I first came into contact with Chi’s work on tutoring, which develops similar ideas distinctions. I really like her paper on understanding human tutoring ( and the later one on observing tutoring dialogues collaboratively ( I think this is a brilliant move to create a productive learning setting. Showing learners how a student is interactively learning something, but including having learners interact ABOUT what they are watching, for more effect.

    In general conceptually very well thought through as well as tested empirically very well.

    greetings, Gisbert van Ginkel

  2. Thank you! This is exactly the point I’ve been trying to make for years. I recently started a blog called “Learning Thoughtfully” that grapples with some of these ideas and just posted about this subject in response to your article.

  3. “The idea of passive learning vs. active learning as an outward expression of engagement is very misleading.”
    You are so right! It can be baffling, almost unbearable, to have pupils in your class who seem present only physically. Makes you question your teaching skills! However, there come moments when suddenly such a pupil raises a hand [not to ask to visit the toilet] to anwer a question or even better to ask something relevant! And your self-doubts dissolve and you are forced to believe that “passive learning” does exist!

  4. Here’s an anecdote (that actually happened) to illustrate why I think passive learning exists: A child transitioned from a Montessori school to a conventional school in 4th grade. The mother asked how she was liking school, and the child said she liked it and thought it was easier than her Montessori school. “Easier in what way?” the mother asked. The daughter replied, “It’s easier because I don’t have to think. They tell me what to do and when to do it, and I just do it.”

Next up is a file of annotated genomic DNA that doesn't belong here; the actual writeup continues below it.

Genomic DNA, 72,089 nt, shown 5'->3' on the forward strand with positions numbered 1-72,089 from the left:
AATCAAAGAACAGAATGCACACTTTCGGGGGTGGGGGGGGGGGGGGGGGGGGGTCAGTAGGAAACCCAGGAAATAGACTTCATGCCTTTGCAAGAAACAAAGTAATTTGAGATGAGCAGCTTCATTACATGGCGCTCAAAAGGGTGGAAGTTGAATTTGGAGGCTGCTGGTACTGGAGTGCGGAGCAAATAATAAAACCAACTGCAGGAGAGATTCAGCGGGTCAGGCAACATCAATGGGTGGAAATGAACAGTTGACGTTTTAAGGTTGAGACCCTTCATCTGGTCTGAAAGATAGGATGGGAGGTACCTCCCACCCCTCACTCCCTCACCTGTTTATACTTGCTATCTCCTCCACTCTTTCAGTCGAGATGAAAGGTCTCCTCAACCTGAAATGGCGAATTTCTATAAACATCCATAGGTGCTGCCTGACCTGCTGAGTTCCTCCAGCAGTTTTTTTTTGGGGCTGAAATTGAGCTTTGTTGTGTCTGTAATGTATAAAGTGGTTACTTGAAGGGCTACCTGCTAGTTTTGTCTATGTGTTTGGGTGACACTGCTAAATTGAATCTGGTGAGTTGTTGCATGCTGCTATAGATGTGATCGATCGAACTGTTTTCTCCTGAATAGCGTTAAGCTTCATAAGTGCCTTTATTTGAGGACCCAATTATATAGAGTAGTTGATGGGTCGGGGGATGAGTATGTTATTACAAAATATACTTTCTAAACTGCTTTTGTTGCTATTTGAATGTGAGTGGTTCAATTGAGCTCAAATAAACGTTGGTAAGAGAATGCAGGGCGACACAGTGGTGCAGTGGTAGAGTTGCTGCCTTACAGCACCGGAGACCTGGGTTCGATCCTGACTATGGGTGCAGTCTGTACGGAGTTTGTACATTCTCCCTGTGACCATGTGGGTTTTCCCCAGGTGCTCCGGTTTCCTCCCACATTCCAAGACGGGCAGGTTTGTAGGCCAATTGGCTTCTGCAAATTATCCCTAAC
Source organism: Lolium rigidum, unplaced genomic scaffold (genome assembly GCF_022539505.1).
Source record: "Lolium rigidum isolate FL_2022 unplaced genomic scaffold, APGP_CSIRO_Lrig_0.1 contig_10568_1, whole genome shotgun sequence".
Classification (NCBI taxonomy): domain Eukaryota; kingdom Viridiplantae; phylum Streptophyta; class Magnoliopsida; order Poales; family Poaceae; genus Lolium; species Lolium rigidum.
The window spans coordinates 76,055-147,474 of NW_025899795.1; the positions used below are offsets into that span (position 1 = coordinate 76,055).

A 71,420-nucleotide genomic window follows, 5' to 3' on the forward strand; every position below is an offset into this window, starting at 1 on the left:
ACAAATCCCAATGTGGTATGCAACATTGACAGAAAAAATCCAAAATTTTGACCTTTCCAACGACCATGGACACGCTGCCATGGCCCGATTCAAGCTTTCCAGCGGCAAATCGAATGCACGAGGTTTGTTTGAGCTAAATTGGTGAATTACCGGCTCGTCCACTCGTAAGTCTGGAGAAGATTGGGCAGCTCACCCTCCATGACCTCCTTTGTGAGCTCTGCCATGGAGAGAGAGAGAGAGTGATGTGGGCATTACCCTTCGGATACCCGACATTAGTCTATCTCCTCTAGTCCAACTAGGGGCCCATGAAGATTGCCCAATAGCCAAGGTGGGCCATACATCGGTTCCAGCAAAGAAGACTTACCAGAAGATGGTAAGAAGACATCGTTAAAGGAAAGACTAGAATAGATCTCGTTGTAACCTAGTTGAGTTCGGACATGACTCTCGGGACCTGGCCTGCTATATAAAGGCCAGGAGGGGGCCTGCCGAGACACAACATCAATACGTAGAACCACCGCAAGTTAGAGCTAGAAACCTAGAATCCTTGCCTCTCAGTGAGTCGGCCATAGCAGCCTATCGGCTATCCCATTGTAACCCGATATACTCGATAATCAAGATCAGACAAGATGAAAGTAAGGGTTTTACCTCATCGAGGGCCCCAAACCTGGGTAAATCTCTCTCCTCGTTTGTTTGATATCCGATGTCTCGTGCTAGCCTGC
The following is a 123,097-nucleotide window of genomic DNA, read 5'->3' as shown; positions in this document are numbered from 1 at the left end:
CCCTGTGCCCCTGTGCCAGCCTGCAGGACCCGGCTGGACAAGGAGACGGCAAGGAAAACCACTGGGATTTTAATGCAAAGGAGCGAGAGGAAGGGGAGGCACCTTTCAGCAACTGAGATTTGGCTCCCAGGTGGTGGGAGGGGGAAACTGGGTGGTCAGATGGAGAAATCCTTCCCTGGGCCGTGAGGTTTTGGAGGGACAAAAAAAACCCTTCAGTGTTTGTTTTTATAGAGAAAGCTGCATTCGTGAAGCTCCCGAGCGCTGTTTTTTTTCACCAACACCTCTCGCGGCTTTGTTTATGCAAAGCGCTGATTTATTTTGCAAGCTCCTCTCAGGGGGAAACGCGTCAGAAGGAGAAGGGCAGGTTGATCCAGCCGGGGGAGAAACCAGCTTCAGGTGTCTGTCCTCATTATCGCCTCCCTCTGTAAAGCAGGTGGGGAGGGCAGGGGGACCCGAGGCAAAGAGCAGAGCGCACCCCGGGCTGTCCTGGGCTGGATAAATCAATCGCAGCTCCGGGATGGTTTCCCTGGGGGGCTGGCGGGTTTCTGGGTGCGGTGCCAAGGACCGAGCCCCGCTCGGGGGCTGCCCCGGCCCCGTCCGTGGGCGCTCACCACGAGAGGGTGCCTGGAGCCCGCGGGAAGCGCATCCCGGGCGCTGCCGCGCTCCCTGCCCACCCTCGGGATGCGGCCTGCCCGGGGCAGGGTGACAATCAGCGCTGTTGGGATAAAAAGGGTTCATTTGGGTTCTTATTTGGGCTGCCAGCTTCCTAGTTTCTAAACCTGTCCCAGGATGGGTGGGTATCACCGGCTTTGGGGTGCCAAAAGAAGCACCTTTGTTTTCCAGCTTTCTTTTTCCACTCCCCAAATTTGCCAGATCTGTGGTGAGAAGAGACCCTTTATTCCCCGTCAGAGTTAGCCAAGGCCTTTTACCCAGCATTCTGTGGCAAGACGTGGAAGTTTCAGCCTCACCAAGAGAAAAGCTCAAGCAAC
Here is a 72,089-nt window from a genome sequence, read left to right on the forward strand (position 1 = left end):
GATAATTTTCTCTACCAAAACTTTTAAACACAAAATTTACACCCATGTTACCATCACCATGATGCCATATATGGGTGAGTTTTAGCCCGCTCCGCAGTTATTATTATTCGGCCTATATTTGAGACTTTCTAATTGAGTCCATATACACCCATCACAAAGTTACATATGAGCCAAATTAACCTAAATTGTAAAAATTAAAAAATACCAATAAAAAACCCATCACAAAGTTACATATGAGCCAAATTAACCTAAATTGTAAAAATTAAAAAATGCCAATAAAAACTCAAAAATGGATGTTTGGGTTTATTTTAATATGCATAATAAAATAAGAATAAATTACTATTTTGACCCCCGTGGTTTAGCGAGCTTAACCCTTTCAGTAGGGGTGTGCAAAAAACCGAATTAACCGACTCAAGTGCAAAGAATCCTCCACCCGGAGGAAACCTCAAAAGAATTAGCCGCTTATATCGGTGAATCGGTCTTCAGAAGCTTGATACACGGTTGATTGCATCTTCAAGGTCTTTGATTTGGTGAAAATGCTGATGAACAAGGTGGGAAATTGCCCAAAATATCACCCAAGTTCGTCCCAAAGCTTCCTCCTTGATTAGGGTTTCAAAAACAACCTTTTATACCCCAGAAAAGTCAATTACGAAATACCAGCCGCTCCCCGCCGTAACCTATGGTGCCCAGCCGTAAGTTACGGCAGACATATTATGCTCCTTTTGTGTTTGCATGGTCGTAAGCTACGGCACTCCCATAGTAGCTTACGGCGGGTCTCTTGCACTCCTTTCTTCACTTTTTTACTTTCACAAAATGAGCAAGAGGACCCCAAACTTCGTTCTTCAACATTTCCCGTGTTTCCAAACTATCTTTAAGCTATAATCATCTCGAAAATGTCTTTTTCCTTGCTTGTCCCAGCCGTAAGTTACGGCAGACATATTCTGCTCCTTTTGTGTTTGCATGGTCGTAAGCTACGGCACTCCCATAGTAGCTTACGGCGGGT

Now, is that child learning in her school? Sure. But the learning is more passive because she’s not directing her own learning. She just does what she’s told.

  5. To put this as simply as possible, learning is done by the learner. Nobody can do it for you and thus it can’t be passive.

    1. A lot of the learning proces CAN be done for you: setting the goal of learning, choosing materials, activities, strategies, time, place, pre-structuring all kinds of things etc. In order to learn, the learner will still have to engage in SOME kind of activity. Which can be relatively passive (listening without any further behaviour). That will need to be cognitively engaged, or else it would be disengaged behavior, not likely to lead to learning. But such relatively ‘passive’ engagement is less effective than (co-)generating information. See for instance Menekse, M., Stump, G., Krause, S., & Chi, M. T. H. (2013). Differentiated overt learning activities for effective instruction in engineering classrooms. Journal of Engineering Education, 102, 346–374.

  6. This is timely for me. I’ve been thinking about how we define learning (learning as a noun, as a verb, whether the brain is involved in our definition, which it’s often not) and how what seem to be vague and quaint definitions of learning create space for neuro/edumyths to form and grow.

    I have been writing and thinking about attention as a necessary condition for learning (“Without mentally attending to material/information, there can be no learning.”), so on one hand, I agree that passive learning is an oxymoron.

    That said, I’m also thinking about learning retention and multi-dimensional learning (great blog post on the LS: on this). Which I guess brings me to considering that passive vs. active is better represented as a spectrum. If there is “just a dash” of activity going on, just a small amount of mental effort and presence, perhaps we’ll see short-term gains in learning that quickly disappear. The more actively engaged the student is in the learning, the more long-term retention we’ll see.

    This is one of my favorites on active learning:

    Thoughts? Great topic of conversation.